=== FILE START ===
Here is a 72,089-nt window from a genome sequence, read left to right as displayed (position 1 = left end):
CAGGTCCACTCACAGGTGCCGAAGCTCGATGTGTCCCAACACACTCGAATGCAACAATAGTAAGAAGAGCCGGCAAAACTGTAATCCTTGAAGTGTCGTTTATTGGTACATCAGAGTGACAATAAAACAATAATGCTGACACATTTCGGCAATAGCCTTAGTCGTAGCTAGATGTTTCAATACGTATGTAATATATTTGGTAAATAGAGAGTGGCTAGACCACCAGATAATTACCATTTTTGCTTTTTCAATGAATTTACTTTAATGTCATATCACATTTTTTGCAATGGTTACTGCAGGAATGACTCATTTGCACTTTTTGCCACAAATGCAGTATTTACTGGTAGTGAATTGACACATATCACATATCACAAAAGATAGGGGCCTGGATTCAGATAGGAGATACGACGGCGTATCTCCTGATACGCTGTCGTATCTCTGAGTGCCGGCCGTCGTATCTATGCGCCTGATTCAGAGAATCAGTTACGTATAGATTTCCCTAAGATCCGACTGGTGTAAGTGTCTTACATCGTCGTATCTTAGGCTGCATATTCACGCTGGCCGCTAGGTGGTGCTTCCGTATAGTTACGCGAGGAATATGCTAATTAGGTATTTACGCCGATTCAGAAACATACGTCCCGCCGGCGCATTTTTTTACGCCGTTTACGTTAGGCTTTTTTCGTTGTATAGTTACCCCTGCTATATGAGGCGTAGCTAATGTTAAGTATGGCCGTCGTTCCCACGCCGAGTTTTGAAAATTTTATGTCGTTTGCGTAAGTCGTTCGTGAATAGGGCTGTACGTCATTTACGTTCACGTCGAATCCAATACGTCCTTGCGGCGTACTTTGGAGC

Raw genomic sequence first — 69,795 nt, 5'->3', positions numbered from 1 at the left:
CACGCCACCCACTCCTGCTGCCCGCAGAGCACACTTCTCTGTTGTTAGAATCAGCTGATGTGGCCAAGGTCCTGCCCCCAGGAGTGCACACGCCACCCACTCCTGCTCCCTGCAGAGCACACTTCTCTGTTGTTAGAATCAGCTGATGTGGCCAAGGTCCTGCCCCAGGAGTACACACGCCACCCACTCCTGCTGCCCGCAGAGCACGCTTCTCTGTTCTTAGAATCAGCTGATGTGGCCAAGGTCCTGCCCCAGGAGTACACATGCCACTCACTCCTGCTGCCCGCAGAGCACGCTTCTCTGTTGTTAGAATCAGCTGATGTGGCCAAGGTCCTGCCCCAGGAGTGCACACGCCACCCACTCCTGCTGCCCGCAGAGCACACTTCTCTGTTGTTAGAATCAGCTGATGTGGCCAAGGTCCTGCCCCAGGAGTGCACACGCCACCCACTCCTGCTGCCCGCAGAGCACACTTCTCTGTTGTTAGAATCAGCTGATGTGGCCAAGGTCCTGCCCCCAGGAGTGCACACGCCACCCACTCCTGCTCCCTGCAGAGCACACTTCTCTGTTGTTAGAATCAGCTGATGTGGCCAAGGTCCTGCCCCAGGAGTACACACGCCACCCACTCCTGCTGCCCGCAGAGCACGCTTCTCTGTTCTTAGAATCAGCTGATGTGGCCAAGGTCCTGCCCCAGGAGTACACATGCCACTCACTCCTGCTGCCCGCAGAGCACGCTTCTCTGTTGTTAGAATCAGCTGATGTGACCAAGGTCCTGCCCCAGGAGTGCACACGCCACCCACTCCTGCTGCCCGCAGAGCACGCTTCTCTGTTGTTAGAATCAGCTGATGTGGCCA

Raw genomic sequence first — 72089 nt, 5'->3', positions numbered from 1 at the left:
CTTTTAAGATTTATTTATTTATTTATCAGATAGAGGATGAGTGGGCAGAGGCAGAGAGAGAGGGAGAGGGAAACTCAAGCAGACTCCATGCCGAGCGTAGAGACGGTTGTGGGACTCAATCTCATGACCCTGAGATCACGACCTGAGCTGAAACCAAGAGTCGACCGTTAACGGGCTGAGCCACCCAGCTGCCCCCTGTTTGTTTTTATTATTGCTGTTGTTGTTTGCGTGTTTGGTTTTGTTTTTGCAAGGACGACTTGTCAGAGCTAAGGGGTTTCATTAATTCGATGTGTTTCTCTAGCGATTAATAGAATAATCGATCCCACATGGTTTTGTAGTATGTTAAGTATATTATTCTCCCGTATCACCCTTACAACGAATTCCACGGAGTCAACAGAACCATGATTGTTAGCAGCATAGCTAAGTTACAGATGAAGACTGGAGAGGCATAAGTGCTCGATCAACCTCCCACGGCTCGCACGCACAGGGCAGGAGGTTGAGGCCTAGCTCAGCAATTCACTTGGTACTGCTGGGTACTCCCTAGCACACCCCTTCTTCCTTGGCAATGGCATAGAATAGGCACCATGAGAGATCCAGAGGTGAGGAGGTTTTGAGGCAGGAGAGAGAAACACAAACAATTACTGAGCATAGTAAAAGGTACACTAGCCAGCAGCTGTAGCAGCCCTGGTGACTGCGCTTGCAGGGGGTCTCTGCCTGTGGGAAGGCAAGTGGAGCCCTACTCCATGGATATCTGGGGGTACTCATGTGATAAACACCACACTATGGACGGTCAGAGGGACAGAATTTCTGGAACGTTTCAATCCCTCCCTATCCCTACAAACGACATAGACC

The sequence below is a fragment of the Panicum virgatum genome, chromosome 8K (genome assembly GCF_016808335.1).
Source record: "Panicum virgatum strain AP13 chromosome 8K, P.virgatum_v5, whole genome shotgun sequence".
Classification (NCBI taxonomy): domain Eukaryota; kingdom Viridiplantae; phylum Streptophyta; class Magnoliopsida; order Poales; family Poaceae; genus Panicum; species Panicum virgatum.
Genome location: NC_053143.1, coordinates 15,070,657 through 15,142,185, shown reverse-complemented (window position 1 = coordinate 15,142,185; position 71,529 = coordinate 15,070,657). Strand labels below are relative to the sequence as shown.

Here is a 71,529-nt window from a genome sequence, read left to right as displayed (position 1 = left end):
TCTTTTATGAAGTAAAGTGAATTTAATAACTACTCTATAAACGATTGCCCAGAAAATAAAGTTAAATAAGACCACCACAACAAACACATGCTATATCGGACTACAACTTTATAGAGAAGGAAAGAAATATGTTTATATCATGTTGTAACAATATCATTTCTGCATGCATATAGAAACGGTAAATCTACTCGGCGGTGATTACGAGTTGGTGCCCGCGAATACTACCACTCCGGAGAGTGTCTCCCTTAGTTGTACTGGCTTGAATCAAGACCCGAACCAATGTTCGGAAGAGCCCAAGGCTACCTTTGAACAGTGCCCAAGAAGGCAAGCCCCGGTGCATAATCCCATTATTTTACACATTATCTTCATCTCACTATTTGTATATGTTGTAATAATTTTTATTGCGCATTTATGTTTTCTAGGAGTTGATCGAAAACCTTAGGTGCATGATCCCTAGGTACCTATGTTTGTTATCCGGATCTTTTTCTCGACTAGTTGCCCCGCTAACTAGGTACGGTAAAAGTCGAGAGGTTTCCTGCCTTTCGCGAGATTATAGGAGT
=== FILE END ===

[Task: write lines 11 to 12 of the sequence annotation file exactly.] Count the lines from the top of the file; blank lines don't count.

Here is a 71,529-nt window from a genome sequence, read left to right as displayed (position 1 = left end):
TCTTTTATGAAGTAAAGTGAATTTAATAACTACTCTATAAACGATTGCCCAGAAAATAAAGTTAAATAAGACCACCACAACAAACACATGCTATATCGGACTACAACTTTATAGAGAAGGAAAGAAATATGTTTATATCATGTTGTAACAATATCATTTCTGCATGCATATAGAAACGGTAAATCTACTCGGCGGTGATTACGAGTTGGTGCCCGCGAATACTACCACTCCGGAGAGTGTCTCCCTTAGTTGTACTGGCTTGAATCAAGACCCGAACCAATGTTCGGAAGAGCCCAAGGCTACCTTTGAACAGTGCCCAAGAAGGCAAGCCCCGGTGCATAATCCCATTATTTTACACATTATCTTCATCTCACTATTTGTATATGTTGTAATAATTTTTATTGCGCATTTATGTTTTCTAGGAGTTGATCGAAAACCTTAGGTGCATGATCCCTAGGTACCTATGTTTGTTATCCGGATCTTTTTCTCGACTAGTTGCCCCGCTAACTAGGTACGGTAAAAGTCGAGAGGTTTCCTGCCTTTCGCGAGATTATAGGAGT